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Line-Of-Business Applications with ASP.NET

, 6 Nov 2009 MIT
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A new approach in business applications development with ASP.NET is presented.

Introduction

In this article, I would like to discuss the challenges we faced developing business applications with ASP.NET and what we have done to make life simpler. By business applications, I mean loads of interrelated forms, grids, trees, and so on. Let's make a thought experiment: Imagine we have to develop a new CRM from scratch. A CRM should have a web interface, it should show customers, register orders, print reports, and so on (just usual stuff). How are we going to implement this?

As we are going to use ASP.NET, let's follow the straightforward way and look where it leads us; that's how our application initially looks:

Initial application structure

Very quickly, we discovered that the same functionality is needed at several pages. For example, a grid with customers is useful at both Customers.aspx and CustomerSelectDialog.aspx. Fortunately, it's not a problem: there are user controls in ASP.NET, so we refactor .aspx pages to .ascx user controls, which makes them reusable. We also noticed that using .aspx pages gives us no advantages compared to .ascx user controls, so we refactored everything to user controls.

User control structure

And, if there is still some code duplication, we can create smaller controls and combine them for bigger controls and so on... Once this was done, there was no more code duplication, but the application structure started getting more complex:

Complex user control structure

Usually, having a complex application structure is OK as long as each component is simple; I think of it just like normalization. The problem is that these user controls are absolutely not testable, though they contain code that can be tested. The solution is obvious and well known - testable code should be extracted to special testable classes. I would like to illustrate the concept with a sample:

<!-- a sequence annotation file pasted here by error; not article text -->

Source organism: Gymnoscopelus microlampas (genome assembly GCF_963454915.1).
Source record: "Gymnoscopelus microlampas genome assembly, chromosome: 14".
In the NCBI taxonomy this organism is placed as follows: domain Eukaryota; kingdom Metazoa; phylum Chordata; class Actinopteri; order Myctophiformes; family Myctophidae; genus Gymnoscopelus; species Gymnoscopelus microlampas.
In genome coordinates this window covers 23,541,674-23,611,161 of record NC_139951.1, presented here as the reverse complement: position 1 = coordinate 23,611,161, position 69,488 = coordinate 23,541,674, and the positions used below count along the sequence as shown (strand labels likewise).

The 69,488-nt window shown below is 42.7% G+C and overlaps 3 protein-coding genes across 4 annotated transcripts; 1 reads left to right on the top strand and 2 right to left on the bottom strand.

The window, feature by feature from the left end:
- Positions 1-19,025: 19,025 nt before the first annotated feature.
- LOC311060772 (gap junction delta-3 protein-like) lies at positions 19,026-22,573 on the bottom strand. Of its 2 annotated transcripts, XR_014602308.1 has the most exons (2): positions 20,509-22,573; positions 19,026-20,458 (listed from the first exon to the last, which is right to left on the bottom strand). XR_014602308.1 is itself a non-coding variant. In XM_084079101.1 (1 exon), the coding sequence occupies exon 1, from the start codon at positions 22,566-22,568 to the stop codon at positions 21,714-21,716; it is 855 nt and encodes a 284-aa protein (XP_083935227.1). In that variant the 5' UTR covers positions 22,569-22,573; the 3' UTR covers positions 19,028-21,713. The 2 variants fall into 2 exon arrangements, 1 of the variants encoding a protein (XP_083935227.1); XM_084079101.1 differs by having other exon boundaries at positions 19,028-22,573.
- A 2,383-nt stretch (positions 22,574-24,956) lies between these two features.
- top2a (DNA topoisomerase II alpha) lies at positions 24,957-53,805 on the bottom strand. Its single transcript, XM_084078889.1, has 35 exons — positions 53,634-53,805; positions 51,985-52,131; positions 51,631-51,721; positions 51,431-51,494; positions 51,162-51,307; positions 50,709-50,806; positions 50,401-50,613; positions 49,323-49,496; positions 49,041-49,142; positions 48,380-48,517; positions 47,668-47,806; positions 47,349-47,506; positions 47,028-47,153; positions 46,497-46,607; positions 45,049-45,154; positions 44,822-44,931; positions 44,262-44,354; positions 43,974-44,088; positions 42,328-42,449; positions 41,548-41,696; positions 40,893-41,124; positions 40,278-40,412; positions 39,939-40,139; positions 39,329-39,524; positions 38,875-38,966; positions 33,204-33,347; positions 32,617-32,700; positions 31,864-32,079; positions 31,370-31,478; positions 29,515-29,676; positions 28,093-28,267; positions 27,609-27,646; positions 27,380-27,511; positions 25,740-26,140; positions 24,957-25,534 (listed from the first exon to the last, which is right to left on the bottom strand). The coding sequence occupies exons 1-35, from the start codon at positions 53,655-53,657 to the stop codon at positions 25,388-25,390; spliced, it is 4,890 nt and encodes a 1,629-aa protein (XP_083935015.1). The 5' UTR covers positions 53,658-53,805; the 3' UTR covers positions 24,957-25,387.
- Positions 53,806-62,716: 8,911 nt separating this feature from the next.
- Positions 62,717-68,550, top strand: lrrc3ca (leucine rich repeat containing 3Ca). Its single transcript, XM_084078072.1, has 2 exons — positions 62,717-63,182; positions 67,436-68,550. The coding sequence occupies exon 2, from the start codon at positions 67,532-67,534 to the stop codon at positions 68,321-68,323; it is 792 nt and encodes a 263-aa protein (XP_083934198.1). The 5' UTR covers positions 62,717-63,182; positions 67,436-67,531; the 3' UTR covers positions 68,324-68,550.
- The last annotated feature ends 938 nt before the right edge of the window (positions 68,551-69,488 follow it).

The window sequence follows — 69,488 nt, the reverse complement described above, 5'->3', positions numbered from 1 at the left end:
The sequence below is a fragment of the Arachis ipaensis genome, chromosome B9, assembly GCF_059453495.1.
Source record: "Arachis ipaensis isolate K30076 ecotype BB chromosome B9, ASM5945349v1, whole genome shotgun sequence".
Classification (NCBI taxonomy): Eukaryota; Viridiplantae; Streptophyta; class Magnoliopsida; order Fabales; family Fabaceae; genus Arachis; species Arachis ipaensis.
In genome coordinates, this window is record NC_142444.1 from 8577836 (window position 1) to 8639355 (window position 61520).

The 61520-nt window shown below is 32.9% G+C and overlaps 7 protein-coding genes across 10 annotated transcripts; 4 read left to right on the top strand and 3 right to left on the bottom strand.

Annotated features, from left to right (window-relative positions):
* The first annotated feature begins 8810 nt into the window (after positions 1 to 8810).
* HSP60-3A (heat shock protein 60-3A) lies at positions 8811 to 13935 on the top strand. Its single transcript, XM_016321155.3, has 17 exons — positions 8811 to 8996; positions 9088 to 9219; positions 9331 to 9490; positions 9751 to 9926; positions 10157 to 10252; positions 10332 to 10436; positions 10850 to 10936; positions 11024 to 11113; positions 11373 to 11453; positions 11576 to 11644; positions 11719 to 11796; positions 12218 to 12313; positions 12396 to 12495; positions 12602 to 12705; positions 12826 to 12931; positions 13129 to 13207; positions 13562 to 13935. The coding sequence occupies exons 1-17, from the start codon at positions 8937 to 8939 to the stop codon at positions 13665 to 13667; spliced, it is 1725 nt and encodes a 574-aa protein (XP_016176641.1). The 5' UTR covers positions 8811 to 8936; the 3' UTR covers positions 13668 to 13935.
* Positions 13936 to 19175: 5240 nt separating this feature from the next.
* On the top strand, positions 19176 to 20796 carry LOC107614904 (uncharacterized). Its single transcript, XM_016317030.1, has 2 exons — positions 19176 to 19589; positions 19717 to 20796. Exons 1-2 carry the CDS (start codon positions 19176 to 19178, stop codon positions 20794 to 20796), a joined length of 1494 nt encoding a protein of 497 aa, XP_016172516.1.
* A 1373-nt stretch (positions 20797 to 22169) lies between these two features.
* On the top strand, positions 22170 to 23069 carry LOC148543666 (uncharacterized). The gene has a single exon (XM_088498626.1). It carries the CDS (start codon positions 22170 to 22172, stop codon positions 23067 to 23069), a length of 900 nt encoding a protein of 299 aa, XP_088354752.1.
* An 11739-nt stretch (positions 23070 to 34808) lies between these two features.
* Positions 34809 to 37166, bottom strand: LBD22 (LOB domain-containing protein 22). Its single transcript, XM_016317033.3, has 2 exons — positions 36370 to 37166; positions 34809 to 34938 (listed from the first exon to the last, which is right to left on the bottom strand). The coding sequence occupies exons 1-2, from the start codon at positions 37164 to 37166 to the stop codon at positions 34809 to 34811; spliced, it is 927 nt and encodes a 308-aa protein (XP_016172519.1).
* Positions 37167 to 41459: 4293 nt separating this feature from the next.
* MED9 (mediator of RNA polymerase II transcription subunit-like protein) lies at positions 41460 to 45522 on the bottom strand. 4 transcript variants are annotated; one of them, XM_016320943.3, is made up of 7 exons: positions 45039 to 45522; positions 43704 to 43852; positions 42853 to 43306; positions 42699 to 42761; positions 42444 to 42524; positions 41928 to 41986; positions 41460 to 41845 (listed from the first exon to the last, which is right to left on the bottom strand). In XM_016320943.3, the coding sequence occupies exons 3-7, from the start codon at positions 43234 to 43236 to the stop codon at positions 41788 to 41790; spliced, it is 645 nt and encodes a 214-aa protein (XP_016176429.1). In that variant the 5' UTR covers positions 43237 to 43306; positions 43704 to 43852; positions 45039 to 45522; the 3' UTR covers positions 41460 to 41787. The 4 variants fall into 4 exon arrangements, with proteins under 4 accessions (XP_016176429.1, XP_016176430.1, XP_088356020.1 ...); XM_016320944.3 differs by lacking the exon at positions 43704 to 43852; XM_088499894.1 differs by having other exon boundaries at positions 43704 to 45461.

public partial class CustomerRegistrationForm : System.Web.UI.Page 
{ 
  protected void OkButton_Click(object sender, EventArgs e) 
  { 
    var customer = new Customer { Name = Name.Text }; 
    customer.Persist(); 
  } 
}

(Please do not think we've really developed a CRM and shipped something like this, it's just a sample.)

Obviously, this form registers new customers in the system. Now, let's refactor it into make something testable. As the MVC pattern is increasingly popular, I used the same terminology:

public class CustomerController { 
  public void CreateCustomer(string customerName) 
  {  
    var customer = new Customer { Name = customerName }; 
    customer.Persist(); 
  } 
} 
 
public partial class CustomerRegistrationForm : System.Web.UI.Page 
{ 
  CustomerController controller = new CustomerController(); 
 
  protected void OkButton_Click(object sender, EventArgs e) 
  { 
    controller.CreateCustomer(Name.Text); 
  } 
}

Wow! The application logic is now testable! We can do the same thing with our imaginary CRM. Let's create a Controller for each user control, and this is what our application structure looks like: